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How to Write a Job Description to Attract Top Tech Talent

how to write tech job descriptions

As a Tech Talent Acquisition Agency – we understand the importance of having the right people. Over the decades of hiring great talent, we’ve learned that it starts with attracting great talent. A poorly written job description could lead to the wrong hire, which is costly.

According to the U.S. Department of Labor, the average cost of a bad hire is up to 30% of the employee’s first-year earnings.

The first step to avoiding the wrong hire is to craft an engaging and compelling, inclusive tech job description.

The most promising job description combines some marketing, the reality of the role, necessary skills and competencies, qualifications, and your culture. In addition to your company mission, include any benefits it provides to employees. The goal is to provide enough information for candidates to determine if they’re qualified and entice them to apply.

Just how much weight does the description carry? According to an Indeed survey, 52% of job seekers say the quality of the job description is “very or extremely influential” in their decision to apply.

How To Write an Enticing Tech Job Description

Here’s how to do it:

    1. Job Title

      Utilize industry-standard language and be specific about the role. Avoid internal jargon such as “VI” or weird titles like “DevOps Rockstar” that may confuse or put off the job seeker.

    2. Job Summary

      Keep it engaging and short (one-to-four sentences). It should include a description, primary function, how it contributes to the larger company objectives, and why it’s essential to the company and society.
      For example, try answering the question, “How does this role contribute to making people’s lives better or solve existing business or social problems?” according to a whitepaper from the National Center for Women & Information Technology (NCWIT).
      Using invitational language, like, “Come join a creative team of ____ dedicated to_____,” is remarkably effective.Try not to use a one size fits all boilerplate language – for all the openings at your company. Technical professionals often have different job search criteria than their non-technical counterparts use the language they speak.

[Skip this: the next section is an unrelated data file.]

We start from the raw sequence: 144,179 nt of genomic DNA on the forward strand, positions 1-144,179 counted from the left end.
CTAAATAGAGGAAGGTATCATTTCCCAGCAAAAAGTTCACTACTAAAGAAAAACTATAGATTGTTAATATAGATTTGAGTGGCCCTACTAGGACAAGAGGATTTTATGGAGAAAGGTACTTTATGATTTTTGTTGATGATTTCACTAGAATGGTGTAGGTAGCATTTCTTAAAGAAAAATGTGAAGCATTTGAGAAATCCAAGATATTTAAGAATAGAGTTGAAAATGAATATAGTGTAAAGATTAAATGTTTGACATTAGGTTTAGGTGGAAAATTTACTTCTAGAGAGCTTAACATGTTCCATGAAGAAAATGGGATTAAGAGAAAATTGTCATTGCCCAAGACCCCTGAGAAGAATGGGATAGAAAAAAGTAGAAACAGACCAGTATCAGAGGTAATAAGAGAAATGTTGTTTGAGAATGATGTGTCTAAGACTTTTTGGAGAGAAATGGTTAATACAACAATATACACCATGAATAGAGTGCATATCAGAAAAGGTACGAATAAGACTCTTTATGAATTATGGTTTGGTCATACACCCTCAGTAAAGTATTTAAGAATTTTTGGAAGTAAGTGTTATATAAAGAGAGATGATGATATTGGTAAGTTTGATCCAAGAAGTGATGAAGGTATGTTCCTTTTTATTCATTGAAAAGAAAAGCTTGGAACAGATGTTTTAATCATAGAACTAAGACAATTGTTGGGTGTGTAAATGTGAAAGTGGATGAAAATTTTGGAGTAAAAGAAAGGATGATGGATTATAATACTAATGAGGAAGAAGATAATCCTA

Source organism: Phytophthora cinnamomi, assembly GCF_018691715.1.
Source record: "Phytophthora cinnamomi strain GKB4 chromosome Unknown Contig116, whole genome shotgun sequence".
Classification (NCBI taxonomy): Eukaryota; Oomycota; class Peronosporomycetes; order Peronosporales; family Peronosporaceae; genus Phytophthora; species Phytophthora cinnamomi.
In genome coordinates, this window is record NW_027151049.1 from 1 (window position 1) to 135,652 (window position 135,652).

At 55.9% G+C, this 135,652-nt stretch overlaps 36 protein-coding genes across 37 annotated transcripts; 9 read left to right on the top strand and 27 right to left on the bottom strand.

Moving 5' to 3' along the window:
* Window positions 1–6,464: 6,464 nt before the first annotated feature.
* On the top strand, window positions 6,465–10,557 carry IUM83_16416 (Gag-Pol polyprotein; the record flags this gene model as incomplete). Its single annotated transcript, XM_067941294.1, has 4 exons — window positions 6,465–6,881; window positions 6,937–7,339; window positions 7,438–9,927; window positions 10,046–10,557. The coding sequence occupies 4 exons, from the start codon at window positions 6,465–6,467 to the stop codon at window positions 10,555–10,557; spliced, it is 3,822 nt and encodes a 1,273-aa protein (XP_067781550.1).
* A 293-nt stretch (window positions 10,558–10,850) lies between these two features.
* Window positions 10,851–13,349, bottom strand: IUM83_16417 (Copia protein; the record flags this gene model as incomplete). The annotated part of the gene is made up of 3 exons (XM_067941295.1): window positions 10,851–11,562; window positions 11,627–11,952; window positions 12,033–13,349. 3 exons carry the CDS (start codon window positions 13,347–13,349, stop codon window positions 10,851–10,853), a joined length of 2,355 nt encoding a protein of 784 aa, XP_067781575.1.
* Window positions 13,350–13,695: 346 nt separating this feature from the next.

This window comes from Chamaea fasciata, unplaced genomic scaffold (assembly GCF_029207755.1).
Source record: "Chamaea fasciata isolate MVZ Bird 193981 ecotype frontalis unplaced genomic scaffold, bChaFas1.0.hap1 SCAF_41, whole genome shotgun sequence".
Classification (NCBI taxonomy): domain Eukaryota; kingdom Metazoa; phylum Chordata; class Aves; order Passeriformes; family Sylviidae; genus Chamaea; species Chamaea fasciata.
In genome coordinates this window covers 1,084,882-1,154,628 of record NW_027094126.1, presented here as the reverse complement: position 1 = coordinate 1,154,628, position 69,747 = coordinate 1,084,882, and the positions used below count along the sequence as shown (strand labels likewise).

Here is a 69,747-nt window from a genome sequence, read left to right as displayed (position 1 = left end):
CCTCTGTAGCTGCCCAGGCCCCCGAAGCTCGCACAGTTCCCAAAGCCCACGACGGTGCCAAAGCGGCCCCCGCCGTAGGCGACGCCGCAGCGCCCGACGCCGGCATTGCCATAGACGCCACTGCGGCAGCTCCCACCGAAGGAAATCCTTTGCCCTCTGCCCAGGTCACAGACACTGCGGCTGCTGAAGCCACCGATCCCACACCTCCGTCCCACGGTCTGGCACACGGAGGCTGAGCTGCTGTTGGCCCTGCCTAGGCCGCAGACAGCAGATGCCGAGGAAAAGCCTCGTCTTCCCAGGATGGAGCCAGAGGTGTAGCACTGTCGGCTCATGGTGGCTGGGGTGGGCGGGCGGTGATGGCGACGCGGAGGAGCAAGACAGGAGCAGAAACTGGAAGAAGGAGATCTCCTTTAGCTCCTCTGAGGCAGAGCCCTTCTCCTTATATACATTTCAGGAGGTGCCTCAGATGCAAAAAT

3. Responsibilities and Growth Development

      Outline a detailed and concise bulleted list of the core responsibilities. Like most professionals, technologists care about what they will be working on, how their contribution will impact the company and their potential for advancement.
      Avoid detailing every mundane task.

    4. Skills and Qualifications

      Identify the must-have vs. nice-to-have skills. Here’s why: 63% of candidates in a recent survey said they chose not to apply for a job because they felt like they didn’t know the specific tools or skills listed in the job description.
      Try to emphasize any technologies that will be used that are hot in the marketplace and in demand as a skill. Skilled technologists consider their career marketability when choosing jobs and will favor positions where they can learn a new and valuable trick.

    5. Salary and benefits

      “Competitive salary and benefits,” tells candidates nothing. High-level candidates look for opportunities that meet their salary needs and goals. Stand out from the crowd (only 30% of job listings include salary information) by adding a salary band to your job description to help attract top tech talent.

      Almost 1 in 4 job seekers say that compensation is the most important part of a job description. Highlight your top perks and how your overall package may differ from competitors. Hybrid working option, unlimited PTO, catered lunches, tuition reimbursement, dog-friendly office?

Examples of Tech Job Descriptions

Here are some examples to help you get started.

IT System Support

Principal Full Stack Engineer

Senior Data Engineer

Staff Data Scientist

Still, need help crafting a tech job description? Contact an INNOVA People specialist today to start!

 

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